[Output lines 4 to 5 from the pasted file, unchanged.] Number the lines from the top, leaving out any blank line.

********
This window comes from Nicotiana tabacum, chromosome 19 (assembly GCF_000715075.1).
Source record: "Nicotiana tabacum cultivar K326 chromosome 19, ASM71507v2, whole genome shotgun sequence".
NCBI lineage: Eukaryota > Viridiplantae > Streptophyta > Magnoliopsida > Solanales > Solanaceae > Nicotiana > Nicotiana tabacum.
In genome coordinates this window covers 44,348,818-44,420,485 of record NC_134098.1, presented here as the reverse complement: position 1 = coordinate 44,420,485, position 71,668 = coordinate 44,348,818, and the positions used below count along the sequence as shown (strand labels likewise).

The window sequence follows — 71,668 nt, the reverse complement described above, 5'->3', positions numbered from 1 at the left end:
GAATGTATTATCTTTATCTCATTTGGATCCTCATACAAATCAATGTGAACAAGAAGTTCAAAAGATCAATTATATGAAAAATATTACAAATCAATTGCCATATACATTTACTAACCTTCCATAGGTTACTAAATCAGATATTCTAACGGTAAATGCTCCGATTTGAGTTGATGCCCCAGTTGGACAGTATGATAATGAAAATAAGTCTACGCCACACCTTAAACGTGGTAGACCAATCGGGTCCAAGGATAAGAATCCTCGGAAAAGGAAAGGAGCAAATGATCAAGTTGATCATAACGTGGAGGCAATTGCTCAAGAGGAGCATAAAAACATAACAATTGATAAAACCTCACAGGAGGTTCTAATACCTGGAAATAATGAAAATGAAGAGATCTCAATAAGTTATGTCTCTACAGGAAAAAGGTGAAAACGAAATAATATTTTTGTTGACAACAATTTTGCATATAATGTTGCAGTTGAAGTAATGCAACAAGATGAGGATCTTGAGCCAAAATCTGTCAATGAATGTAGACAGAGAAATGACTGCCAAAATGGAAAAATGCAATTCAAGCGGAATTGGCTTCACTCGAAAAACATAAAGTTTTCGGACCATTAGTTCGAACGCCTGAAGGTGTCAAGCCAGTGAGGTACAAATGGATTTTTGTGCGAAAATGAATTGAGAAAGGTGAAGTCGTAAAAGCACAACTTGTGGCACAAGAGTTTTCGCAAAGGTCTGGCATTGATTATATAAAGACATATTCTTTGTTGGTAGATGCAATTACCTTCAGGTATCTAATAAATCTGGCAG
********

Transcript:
In genome coordinates this window covers 44,348,818-44,420,485 of record NC_134098.1, presented here as the reverse complement: position 1 = coordinate 44,420,485, position 71,668 = coordinate 44,348,818, and the positions used below count along the sequence as shown (strand labels likewise).

The window sequence follows — 71,668 nt, the reverse complement described above, 5'->3', positions numbered from 1 at the left end: